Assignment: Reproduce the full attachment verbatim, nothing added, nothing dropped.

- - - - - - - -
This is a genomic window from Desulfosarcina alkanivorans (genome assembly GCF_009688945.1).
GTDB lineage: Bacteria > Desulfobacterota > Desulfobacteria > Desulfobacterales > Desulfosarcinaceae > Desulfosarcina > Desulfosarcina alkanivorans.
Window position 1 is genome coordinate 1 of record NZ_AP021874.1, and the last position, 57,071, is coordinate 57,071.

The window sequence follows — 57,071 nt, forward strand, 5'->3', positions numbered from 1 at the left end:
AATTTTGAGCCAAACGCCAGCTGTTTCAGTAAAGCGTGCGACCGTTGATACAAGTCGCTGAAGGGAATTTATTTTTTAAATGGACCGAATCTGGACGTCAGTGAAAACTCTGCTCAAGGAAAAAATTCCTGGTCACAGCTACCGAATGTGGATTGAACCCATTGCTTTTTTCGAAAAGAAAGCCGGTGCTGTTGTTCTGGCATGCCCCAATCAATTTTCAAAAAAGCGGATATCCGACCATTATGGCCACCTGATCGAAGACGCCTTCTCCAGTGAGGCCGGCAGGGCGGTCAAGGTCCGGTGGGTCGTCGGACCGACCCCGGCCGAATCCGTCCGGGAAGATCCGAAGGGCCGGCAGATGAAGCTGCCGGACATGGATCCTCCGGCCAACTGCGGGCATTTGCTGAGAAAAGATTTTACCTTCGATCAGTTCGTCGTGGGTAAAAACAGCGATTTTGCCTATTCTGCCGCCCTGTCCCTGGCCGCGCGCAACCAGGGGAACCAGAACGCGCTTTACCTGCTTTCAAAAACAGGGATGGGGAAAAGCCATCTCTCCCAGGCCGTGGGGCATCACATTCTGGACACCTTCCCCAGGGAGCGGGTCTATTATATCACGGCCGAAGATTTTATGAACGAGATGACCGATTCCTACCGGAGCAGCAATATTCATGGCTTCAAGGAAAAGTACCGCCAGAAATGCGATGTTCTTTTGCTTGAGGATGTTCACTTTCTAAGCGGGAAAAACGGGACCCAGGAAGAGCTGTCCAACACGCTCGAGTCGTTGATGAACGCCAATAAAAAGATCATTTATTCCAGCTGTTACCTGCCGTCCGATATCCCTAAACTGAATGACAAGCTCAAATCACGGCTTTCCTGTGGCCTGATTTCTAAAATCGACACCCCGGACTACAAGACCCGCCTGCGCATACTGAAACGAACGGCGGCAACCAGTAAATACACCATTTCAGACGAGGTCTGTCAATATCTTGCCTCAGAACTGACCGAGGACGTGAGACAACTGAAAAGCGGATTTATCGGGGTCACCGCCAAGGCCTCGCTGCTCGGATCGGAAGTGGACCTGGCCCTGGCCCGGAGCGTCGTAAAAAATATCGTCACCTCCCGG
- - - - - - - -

This is a genomic window from Desulfosarcina alkanivorans (genome assembly GCF_009688945.1).
GTDB lineage: Bacteria > Desulfobacterota > Desulfobacteria > Desulfobacterales > Desulfosarcinaceae > Desulfosarcina > Desulfosarcina alkanivorans.
Window position 1 is genome coordinate 1 of record NZ_AP021874.1, and the last position, 57,071, is coordinate 57,071.

The window sequence follows — 57,071 nt, forward strand, 5'->3', positions numbered from 1 at the left end:
AATTTTGAGCCAAACGCCAGCTGTTTCAGTAAAGCGTGCGACCGTTGATACAAGTCGCTGAAGGGAATTTATTTTTTAAATGGACCGAATCTGGACGTCAGTGAAAACTCTGCTCAAGGAAAAAATTCCTGGTCACAGCTACCGAATGTGGATTGAACCCATTGCTTTTTTCGAAAAGAAAGCCGGTGCTGTTGTTCTGGCATGCCCCAATCAATTTTCAAAAAAGCGGATATCCGACCATTATGGCCACCTGATCGAAGACGCCTTCTCCAGTGAGGCCGGCAGGGCGGTCAAGGTCCGGTGGGTCGTCGGACCGACCCCGGCCGAATCCGTCCGGGAAGATCCGAAGGGCCGGCAGATGAAGCTGCCGGACATGGATCCTCCGGCCAACTGCGGGCATTTGCTGAGAAAAGATTTTACCTTCGATCAGTTCGTCGTGGGTAAAAACAGCGATTTTGCCTATTCTGCCGCCCTGTCCCTGGCCGCGCGCAACCAGGGGAACCAGAACGCGCTTTACCTGCTTTCAAAAACAGGGATGGGGAAAAGCCATCTCTCCCAGGCCGTGGGGCATCACATTCTGGACACCTTCCCCAGGGAGCGGGTCTATTATATCACGGCCGAAGATTTTATGAACGAGATGACCGATTCCTACCGGAGCAGCAATATTCATGGCTTCAAGGAAAAGTACCGCCAGAAATGCGATGTTCTTTTGCTTGAGGATGTTCACTTTCTAAGCGGGAAAAACGGGACCCAGGAAGAGCTGTCCAACACGCTCGAGTCGTTGATGAACGCCAATAAAAAGATCATTTATTCCAGCTGTTACCTGCCGTCCGATATCCCTAAACTGAATGACAAGCTCAAATCACGGCTTTCCTGTGGCCTGATTTCTAAAATCGACACCCCGGACTACAAGACCCGCCTGCGCATACTGAAACGAACGGCGGCAACCAGTAAATACACCATTTCAGACGAGGTCTGTCAATATCTTGCCTCAGAACTGACCGAGGACGTGAGACAACTGAAAAGCGGATTTATCGGGGTCACCGCCAAGGCCTCGCTGCTCGGATCGGAAGTGGACCTGGCCCTGGCCCGGAGCGTCGTAAAAAATATCGTCACCTCCCGG